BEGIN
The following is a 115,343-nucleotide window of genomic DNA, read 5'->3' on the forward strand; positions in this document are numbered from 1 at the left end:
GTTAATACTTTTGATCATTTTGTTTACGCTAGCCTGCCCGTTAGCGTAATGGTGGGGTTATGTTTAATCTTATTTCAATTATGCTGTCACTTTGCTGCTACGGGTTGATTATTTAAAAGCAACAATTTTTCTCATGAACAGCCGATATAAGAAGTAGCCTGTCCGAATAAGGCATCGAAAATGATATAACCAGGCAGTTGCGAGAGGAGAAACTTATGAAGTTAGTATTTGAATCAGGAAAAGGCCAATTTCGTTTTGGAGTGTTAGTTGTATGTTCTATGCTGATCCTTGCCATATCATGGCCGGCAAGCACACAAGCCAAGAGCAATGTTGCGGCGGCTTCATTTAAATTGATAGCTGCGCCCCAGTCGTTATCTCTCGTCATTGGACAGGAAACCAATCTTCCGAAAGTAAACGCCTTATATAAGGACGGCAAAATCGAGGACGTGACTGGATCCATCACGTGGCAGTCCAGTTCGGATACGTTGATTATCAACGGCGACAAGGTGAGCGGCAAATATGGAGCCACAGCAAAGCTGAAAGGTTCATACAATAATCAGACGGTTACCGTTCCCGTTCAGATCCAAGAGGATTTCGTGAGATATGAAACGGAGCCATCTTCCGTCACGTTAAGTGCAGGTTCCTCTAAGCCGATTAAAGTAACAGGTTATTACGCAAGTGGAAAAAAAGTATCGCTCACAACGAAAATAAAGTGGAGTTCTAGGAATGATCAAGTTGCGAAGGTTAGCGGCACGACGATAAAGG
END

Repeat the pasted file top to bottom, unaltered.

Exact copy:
The following is a 115,343-nucleotide window of genomic DNA, read 5'->3' on the forward strand; positions in this document are numbered from 1 at the left end:
GTTAATACTTTTGATCATTTTGTTTACGCTAGCCTGCCCGTTAGCGTAATGGTGGGGTTATGTTTAATCTTATTTCAATTATGCTGTCACTTTGCTGCTACGGGTTGATTATTTAAAAGCAACAATTTTTCTCATGAACAGCCGATATAAGAAGTAGCCTGTCCGAATAAGGCATCGAAAATGATATAACCAGGCAGTTGCGAGAGGAGAAACTTATGAAGTTAGTATTTGAATCAGGAAAAGGCCAATTTCGTTTTGGAGTGTTAGTTGTATGTTCTATGCTGATCCTTGCCATATCATGGCCGGCAAGCACACAAGCCAAGAGCAATGTTGCGGCGGCTTCATTTAAATTGATAGCTGCGCCCCAGTCGTTATCTCTCGTCATTGGACAGGAAACCAATCTTCCGAAAGTAAACGCCTTATATAAGGACGGCAAAATCGAGGACGTGACTGGATCCATCACGTGGCAGTCCAGTTCGGATACGTTGATTATCAACGGCGACAAGGTGAGCGGCAAATATGGAGCCACAGCAAAGCTGAAAGGTTCATACAATAATCAGACGGTTACCGTTCCCGTTCAGATCCAAGAGGATTTCGTGAGATATGAAACGGAGCCATCTTCCGTCACGTTAAGTGCAGGTTCCTCTAAGCCGATTAAAGTAACAGGTTATTACGCAAGTGGAAAAAAAGTATCGCTCACAACGAAAATAAAGTGGAGTTCTAGGAATGATCAAGTTGCGAAGGTTAGCGGCACGACGATAAAGG